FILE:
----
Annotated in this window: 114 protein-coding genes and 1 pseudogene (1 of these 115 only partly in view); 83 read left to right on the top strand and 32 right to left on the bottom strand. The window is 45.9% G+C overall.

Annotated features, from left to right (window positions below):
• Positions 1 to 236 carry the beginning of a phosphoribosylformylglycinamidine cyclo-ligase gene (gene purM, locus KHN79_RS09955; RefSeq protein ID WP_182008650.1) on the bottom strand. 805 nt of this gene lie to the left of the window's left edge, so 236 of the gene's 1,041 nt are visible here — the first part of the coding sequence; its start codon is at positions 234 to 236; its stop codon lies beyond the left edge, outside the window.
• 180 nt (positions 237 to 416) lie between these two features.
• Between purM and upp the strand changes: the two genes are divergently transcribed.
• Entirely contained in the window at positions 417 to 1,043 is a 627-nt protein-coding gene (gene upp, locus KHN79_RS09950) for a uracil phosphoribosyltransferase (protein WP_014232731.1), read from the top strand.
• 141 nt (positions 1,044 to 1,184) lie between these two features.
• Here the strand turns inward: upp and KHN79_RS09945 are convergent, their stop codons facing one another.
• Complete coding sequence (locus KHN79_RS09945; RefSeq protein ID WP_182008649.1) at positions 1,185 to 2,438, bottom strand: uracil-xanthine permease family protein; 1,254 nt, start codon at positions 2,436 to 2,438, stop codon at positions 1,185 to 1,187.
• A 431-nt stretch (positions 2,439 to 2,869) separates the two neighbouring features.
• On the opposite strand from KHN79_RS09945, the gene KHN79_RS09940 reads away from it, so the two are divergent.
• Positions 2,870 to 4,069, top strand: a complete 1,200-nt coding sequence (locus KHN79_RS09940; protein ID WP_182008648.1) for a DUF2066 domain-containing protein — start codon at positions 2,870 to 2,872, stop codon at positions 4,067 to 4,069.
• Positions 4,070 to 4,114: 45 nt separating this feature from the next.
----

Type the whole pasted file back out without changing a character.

Annotated in this window: 114 protein-coding genes and 1 pseudogene (1 of these 115 only partly in view); 83 read left to right on the top strand and 32 right to left on the bottom strand. The window is 45.9% G+C overall.

Annotated features, from left to right (window positions below):
• Positions 1 to 236 carry the beginning of a phosphoribosylformylglycinamidine cyclo-ligase gene (gene purM, locus KHN79_RS09955; RefSeq protein ID WP_182008650.1) on the bottom strand. 805 nt of this gene lie to the left of the window's left edge, so 236 of the gene's 1,041 nt are visible here — the first part of the coding sequence; its start codon is at positions 234 to 236; its stop codon lies beyond the left edge, outside the window.
• 180 nt (positions 237 to 416) lie between these two features.
• Between purM and upp the strand changes: the two genes are divergently transcribed.
• Entirely contained in the window at positions 417 to 1,043 is a 627-nt protein-coding gene (gene upp, locus KHN79_RS09950) for a uracil phosphoribosyltransferase (protein WP_014232731.1), read from the top strand.
• 141 nt (positions 1,044 to 1,184) lie between these two features.
• Here the strand turns inward: upp and KHN79_RS09945 are convergent, their stop codons facing one another.
• Complete coding sequence (locus KHN79_RS09945; RefSeq protein ID WP_182008649.1) at positions 1,185 to 2,438, bottom strand: uracil-xanthine permease family protein; 1,254 nt, start codon at positions 2,436 to 2,438, stop codon at positions 1,185 to 1,187.
• A 431-nt stretch (positions 2,439 to 2,869) separates the two neighbouring features.
• On the opposite strand from KHN79_RS09945, the gene KHN79_RS09940 reads away from it, so the two are divergent.
• Positions 2,870 to 4,069, top strand: a complete 1,200-nt coding sequence (locus KHN79_RS09940; protein ID WP_182008648.1) for a DUF2066 domain-containing protein — start codon at positions 2,870 to 2,872, stop codon at positions 4,067 to 4,069.
• Positions 4,070 to 4,114: 45 nt separating this feature from the next.